Must-see exhibitions of summer 2018: Europe
From Anni Albers in Düsseldorf to Lorenzo Lotto at the Prado, Patrick Heron in Cornwall and the best of the Louvre’s 18th-century pastels, we survey the ten best blockbuster exhibitions being staged across the Continent this summer
This exhibition celebrating the grandfather of Op art, the French-Hungarian artist Victor Vasarely, takes the form of a chronological survey: from his origins as a graphic designer experimenting with pattern, to his post-war discovery of a style that made art and sculpture out of optical illusions.
Among his most famous works is Zebras, painted between 1932 and 1942, which is regarded as one of the earliest examples of Op art. In the 1960s he developed his Alphabet Plastique, a series of permutations of geometric forms endlessly rearranged using colours from different colour scales. His long and fascinating career also included architectural projects, as well as the creation of the Fondation Vasarely, which opened in Aix-en-Provence in France in 1976.
Following the success of Beards in 2016 and 2017’s Alchemy, the excellent Altes Museum stages another themed exhibition. This one plays on the fact that in German one word is used to mean both ‘flesh’ and ‘meat’, and looks at the contradictions surrounding the portrayal of flesh in art.
It is divided into three sections — flesh as meat, flesh as cult, and flesh as the body — and includes works that span 5,000 years of human history, from a clay tablet containing 58 different words for ‘pig’ to a film by the contemporary artist Christian Jankowski, called The Hunt and set in a supermarket. Among the sculptures on display are a ceramic model of a hairless dog from around 300 B.C., and an 18th-century terracotta statue from the Kloster Veilsdorf porcelain manufactory, of Kronos/Saturn devouring his son.
Find out more about the must-see exhibitions across the rest of the world for summer 2018
Faced with an obstacle, Anni Albers created an opportunity — and changed our understanding of abstraction and applied art in the process. Women were banned from studying certain subjects at German art schools in the 1920s, so Albers chose weaving and turned it into an art form.
At the Bauhaus, where the teachers included her future husband, Josef Albers, she refined her work with the use of geometric pattern, and when she emigrated to the USA after the Nazis came to power, she continued to innovate. Her woven images, complex structures and subtle colours are at the heart of this revelatory exhibition, which opens at K20 Grabbeplatz before transferring to London’s Tate Modern in October.
This exhibition at Denmark’s Louisiana museum is a revelation. Münter, who died in 1962, was a co-founder of the Blue Rider expressionist group, along with Kandinsky, Franz Marc and others. But her work comes in many forms. This is the first show for decades to look at her in isolation, offering a thematic survey that encompasses landscapes, portraits, folk art and children’s drawings.
The connections between photographic innovations and developments in painting are the subject of this fascinating show at Tate Modern, which brings together some 300 works by 100 artists, from the experiments of the 1910s to the digital innovations of today. Among the photographers featured are Alvin Langdon Coburn, creator of the abstract, kaleidoscopic “vortograph” in 1917, and familiar names such as Edward Weston, Aaron Siskind and Man Ray.
One of the greatest portrait painters of the Italian Renaissance, Lorenzo Lotto, born in Venice in 1480, painted middle-class sitters such as clerics and merchants, placing them in rich settings full of symbolism and psychological depth.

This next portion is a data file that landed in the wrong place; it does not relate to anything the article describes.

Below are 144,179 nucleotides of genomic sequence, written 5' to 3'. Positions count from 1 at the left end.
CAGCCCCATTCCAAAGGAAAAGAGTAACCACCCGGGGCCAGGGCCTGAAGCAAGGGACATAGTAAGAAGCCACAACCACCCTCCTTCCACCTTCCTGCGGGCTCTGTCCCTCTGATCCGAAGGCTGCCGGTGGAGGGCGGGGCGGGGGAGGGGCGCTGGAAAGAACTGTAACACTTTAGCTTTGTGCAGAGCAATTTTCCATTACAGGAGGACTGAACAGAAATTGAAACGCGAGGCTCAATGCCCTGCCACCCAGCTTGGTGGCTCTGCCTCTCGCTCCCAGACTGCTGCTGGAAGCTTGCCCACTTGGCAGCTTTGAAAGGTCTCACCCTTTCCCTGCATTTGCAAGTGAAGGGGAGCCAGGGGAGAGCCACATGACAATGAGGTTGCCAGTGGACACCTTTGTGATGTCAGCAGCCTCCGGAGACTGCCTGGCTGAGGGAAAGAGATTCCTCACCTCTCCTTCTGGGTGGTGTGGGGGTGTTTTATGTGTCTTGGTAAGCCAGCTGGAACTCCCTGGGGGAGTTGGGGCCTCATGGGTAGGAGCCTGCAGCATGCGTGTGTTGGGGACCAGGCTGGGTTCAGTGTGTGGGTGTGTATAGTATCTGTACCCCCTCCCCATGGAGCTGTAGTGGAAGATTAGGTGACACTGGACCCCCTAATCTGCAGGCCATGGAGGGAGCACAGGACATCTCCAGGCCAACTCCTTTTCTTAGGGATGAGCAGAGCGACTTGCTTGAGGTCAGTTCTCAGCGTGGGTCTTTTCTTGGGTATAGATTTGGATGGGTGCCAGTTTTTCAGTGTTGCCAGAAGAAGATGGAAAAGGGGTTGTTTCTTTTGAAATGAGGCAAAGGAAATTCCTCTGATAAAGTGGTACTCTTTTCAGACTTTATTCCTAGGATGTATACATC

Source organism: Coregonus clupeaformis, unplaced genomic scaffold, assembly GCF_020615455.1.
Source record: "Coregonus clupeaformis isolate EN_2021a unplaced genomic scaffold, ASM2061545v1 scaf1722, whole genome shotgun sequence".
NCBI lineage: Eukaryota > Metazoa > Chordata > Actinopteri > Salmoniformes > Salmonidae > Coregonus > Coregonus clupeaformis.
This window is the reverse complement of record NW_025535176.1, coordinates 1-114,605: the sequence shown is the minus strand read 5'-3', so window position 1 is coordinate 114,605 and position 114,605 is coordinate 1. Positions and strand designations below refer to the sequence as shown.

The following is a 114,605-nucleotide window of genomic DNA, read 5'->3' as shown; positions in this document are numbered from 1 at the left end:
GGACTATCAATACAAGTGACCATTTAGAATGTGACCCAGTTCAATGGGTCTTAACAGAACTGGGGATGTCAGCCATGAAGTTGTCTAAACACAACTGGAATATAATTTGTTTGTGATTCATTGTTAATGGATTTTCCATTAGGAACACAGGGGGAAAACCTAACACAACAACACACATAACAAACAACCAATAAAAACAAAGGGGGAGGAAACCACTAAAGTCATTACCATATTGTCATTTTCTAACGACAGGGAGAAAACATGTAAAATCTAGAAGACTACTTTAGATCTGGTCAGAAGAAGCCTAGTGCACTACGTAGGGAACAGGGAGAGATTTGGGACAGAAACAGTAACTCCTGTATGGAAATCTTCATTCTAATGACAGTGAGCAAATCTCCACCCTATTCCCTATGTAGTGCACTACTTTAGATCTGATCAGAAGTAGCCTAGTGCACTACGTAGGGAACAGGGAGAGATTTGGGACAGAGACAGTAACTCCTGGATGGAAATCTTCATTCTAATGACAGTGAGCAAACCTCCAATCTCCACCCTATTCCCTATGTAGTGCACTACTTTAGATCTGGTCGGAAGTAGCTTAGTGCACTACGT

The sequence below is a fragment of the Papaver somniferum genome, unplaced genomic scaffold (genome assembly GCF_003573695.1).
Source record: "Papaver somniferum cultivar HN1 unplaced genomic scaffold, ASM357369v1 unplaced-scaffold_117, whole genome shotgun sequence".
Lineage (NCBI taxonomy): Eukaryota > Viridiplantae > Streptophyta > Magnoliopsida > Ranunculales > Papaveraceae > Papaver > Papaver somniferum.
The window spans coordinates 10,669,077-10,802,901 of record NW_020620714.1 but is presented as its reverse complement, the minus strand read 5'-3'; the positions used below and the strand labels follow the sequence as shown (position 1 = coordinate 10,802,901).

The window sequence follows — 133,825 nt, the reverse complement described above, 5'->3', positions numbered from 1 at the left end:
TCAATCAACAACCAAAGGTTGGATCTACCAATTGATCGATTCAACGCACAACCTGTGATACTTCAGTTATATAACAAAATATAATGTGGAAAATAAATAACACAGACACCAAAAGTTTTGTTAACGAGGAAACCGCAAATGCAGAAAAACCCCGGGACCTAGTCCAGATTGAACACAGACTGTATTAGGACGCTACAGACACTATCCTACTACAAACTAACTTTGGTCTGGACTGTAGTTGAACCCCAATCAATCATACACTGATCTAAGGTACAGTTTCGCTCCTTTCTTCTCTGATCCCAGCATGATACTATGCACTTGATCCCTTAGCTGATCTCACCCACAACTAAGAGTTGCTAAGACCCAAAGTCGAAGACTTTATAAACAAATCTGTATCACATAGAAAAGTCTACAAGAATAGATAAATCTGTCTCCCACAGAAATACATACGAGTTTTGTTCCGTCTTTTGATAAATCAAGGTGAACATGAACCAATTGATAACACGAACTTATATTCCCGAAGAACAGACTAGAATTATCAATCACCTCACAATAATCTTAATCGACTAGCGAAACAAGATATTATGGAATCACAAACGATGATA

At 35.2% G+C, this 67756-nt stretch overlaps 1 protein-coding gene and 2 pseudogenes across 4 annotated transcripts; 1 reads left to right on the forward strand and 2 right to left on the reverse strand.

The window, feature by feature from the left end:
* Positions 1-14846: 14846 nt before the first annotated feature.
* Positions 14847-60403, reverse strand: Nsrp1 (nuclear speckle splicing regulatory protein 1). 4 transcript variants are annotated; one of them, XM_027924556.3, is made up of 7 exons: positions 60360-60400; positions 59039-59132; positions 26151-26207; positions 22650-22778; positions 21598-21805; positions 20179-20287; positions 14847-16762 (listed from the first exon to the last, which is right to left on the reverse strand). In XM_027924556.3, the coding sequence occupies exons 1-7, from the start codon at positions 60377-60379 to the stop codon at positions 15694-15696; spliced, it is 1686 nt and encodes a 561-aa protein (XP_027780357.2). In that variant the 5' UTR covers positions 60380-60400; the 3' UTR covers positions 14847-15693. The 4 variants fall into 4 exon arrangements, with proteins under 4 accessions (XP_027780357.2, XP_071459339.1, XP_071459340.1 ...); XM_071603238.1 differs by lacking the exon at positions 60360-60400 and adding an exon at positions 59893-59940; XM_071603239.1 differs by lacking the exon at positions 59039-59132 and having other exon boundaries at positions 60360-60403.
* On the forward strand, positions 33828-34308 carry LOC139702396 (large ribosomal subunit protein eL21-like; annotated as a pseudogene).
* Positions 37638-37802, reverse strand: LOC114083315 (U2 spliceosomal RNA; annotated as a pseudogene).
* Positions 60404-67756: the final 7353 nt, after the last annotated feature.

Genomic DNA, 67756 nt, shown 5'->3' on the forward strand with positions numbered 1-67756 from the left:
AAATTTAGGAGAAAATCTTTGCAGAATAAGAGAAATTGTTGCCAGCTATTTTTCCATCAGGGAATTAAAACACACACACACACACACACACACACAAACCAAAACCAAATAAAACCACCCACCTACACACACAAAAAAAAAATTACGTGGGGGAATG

He is not much exhibited now, so this show, which runs at the Prado before moving to the National Gallery in London (from 5 November), is a great opportunity to luxuriate in front of some of the most beautiful and revealing portraits of the Renaissance.
Find out more about the must-see exhibitions in the Americas for summer 2018
Patrick Heron may have been an abstract painter, but his work is infused with the air of his Cornish home and studio. So it is fitting that the first major retrospective of his work for 20 years will be shown in the remodelled Tate St Ives, filling its galleries with bright colour and serene shapes painted over a career that spanned more than 50 years.
The relatively unknown 19th-century sculptures in this exhibition — whose brightly coloured forms were triggered by the discovery that the ancients had used colour when they built their monuments and carved their statues — changed people’s ideas about statuary and generated heated debate.
Artists such as Charles Cordier, official sculptor of Paris’s National History Museum from 1851 to 1866, devoted his career to creating colourful lifelike busts. This exhibition of about 50 examples, which reveals all the different techniques used to create colour, casts light on a forgotten field.
Now based in Düsseldorf, the photographer Ursula Schulz-Dornburg was born in Berlin in 1938, and has long been fascinated by boundaries, whether material or invisible. Her pictures of borders, places of transit and relics of lost or outmoded cultures, mostly shot in black and white, are a record of societies and political systems long past. As this exhibition shows, they are bleak but beautiful.
Louvre, Paris, until 10 September
The Louvre has rifled through its collection of pastels to unearth extraordinary, fragile and delicate treasures by artists such as Jean-Étienne Liotard, Jean-Simeon Chardin, François Boucher and Elisabeth-Louise Vigée Le Brun.
The 120 examples in the show are not preliminary sketches, but works for display in their own right. There’s a catalogue raisonné of the museum’s entire pastel collection, by curator Xavier Salmon, to accompany this rare treat.